awoke they brought her the child. He was
but a day old, and yet he seemed to have been
born a whole year ; and he was as fair as a
nosegay of lilies and tulips. When his mother
saw him, she smiled upon him, and said, " He
shall be called Rustem." Now Rustem means
deliverance.



CHAPTER II.

THE FIRST EXPLOITS OF RUSTEM.

THERE was never in the world such a child as
Rustem, the son of Zal. He was fed with the
milk of ten nurses, and when he was weaned,
his food was bread and meat, and he ate as
much as five men. As for his strength and
stature, they were such as never had been seen
before or will be seen again.

One day he was sleeping in his chamber
when he heard outside his door a great cry that
the King's white elephant had broken its chain
and was at liberty, and that the inhabitants of
the palace were in great danger. In a moment
he rushed to seize his grandfather's club, and
prepared to go out. The attendants tried to
stop him. " We dare not incur your father's
rage," they said, " by opening the door. The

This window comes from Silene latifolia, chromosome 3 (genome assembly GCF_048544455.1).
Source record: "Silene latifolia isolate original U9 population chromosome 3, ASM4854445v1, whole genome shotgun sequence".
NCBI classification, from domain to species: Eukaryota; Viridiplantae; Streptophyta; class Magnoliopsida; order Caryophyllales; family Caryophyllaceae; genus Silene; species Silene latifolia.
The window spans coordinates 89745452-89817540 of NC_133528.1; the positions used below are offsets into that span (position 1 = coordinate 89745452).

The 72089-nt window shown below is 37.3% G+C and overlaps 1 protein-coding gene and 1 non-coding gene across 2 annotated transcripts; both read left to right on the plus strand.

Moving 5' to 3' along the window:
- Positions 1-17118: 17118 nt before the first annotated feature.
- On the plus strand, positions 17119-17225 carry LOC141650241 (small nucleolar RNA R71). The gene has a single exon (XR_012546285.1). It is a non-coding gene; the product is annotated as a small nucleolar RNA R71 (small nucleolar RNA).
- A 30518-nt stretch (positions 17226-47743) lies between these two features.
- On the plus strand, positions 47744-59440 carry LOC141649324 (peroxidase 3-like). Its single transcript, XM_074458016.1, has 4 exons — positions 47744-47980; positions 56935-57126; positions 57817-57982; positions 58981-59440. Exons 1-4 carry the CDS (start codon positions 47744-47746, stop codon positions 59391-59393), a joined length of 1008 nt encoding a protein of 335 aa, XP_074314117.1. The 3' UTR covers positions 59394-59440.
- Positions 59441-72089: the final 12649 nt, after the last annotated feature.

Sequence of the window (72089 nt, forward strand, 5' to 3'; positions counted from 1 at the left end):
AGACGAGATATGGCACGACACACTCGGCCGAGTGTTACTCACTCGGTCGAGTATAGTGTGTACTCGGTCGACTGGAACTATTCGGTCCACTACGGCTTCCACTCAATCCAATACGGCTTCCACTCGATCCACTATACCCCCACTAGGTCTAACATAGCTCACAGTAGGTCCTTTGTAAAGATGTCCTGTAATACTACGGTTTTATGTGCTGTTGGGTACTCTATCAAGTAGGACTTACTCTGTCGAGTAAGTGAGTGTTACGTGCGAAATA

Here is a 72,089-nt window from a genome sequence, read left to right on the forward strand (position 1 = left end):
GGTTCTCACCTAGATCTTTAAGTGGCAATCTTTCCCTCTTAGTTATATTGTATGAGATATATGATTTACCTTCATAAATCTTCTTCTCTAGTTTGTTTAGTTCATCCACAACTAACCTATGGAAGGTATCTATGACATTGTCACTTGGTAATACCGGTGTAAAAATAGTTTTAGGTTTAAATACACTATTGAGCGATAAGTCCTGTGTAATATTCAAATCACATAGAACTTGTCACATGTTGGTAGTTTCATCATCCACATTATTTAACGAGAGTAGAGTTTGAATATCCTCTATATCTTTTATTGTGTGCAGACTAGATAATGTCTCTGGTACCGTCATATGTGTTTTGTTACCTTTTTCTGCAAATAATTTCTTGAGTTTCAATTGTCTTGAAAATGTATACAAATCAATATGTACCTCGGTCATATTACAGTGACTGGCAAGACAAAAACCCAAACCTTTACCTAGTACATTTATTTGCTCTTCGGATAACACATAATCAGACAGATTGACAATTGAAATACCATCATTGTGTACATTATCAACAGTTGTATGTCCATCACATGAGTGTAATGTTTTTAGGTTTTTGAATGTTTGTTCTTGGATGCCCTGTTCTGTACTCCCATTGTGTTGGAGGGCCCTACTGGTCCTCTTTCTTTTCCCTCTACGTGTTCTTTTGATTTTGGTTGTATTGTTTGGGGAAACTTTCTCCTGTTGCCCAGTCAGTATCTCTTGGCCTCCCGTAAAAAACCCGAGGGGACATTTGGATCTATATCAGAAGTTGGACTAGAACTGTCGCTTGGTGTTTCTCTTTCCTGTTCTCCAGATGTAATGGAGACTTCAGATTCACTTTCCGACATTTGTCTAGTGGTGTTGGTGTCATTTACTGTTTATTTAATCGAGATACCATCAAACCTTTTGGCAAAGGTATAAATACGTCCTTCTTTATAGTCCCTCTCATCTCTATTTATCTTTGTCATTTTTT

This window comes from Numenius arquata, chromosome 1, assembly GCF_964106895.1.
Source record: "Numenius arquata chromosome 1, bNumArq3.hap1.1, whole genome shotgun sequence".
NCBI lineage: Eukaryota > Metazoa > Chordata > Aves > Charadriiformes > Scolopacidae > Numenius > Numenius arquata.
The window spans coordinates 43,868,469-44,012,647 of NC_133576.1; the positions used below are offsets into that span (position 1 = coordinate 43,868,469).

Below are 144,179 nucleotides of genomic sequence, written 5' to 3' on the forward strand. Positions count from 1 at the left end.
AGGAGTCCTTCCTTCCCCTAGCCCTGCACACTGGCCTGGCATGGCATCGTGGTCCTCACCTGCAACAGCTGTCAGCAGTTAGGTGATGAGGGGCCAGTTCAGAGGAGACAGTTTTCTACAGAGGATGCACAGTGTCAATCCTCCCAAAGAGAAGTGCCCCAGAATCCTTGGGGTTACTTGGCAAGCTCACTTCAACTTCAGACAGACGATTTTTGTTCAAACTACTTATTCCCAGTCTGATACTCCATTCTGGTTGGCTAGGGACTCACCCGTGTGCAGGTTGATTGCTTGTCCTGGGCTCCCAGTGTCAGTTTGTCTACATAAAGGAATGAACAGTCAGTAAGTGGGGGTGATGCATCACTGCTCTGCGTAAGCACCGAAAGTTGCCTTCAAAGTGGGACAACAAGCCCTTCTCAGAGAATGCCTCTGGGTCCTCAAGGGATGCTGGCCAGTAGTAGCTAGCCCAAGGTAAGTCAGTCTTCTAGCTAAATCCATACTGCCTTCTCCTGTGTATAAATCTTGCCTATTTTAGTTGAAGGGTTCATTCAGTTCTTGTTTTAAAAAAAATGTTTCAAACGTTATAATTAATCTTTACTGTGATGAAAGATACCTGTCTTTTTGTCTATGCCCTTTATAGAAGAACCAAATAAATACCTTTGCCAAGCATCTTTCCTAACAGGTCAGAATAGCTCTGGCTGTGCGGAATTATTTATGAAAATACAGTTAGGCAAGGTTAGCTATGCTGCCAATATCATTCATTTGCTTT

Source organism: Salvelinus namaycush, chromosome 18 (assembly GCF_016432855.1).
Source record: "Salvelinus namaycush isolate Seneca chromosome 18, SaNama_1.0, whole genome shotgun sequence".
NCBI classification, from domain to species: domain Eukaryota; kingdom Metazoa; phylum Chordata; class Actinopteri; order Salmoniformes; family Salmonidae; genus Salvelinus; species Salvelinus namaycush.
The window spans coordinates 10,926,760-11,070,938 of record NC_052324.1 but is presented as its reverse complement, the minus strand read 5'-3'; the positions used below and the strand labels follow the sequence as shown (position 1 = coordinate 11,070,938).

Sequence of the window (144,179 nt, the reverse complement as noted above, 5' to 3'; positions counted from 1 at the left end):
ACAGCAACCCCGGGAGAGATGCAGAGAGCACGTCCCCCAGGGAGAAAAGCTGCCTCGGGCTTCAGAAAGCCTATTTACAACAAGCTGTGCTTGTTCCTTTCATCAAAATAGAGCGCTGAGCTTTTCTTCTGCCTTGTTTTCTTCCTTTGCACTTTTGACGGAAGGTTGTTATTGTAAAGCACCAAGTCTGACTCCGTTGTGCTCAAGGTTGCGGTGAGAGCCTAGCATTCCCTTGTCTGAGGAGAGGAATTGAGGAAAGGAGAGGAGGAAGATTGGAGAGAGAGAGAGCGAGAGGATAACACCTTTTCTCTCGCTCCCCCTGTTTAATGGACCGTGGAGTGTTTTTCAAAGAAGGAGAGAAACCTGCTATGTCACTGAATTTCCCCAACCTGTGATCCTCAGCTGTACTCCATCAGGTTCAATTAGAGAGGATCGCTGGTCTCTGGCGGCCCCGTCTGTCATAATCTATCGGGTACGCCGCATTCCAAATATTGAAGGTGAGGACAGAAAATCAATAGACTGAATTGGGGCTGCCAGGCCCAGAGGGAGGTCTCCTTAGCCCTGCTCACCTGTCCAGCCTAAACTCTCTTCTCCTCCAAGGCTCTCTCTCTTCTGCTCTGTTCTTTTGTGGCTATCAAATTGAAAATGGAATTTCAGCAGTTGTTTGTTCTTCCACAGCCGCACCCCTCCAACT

134 THE STORY OF RUSTEM.

night is dark ; the elephant has broken his
chain ; and yet you are going out. What foliy
is this ! " Rustem was greatly enraged to be
so hindered, and struck the man who spoke so
terrible a blow between the head and the nape
of the neck, that his head fell off like a ball
with which children play. When he turned to
the others they soon made way for him. Then
he struck the door with his club, and burst the
bolts and bars with a single blow. This done,
he laid the club upon his shoulder, and hastened
after the elephant. As for his warriors, they
were all as frightened of the beast as a lamb is
frightened of a wolf. When the furious beast
saw him, it rushed at him, lifting its trunk to
strike him. Rustem gave it one blow, for only
one was wanted ; its legs failed under it and it
fell ; you had said, so vast was it, that a moun-
tain had fallen. Rustem returned to his
chamber and finished his sleep.

The next day Zal, hearing what his son had
done, sent for him, and covered him with
praises. " My son," he said, "you are yet but
a child, and yet there is no one to match you in
courage and stature. I have an enterprise for



THE FIRST EXPLOITS OF RUSTEM. 135

you to conduct. Many years ago my grand-
father was sent by the King to take an en-
chanted fortress which is situated upon Mount
Sipend, and was killed by a rock that was
thrown upon his head by one of the besieged,
after he had attacked it in vain for a whole
year. After this my father San assembled an
army, and marched against the place. But he
could never find the way which led to the place.
It is indeed so well provided that no one need
ever leave it to get anything from without.
San indeed wandered for years over the deserts,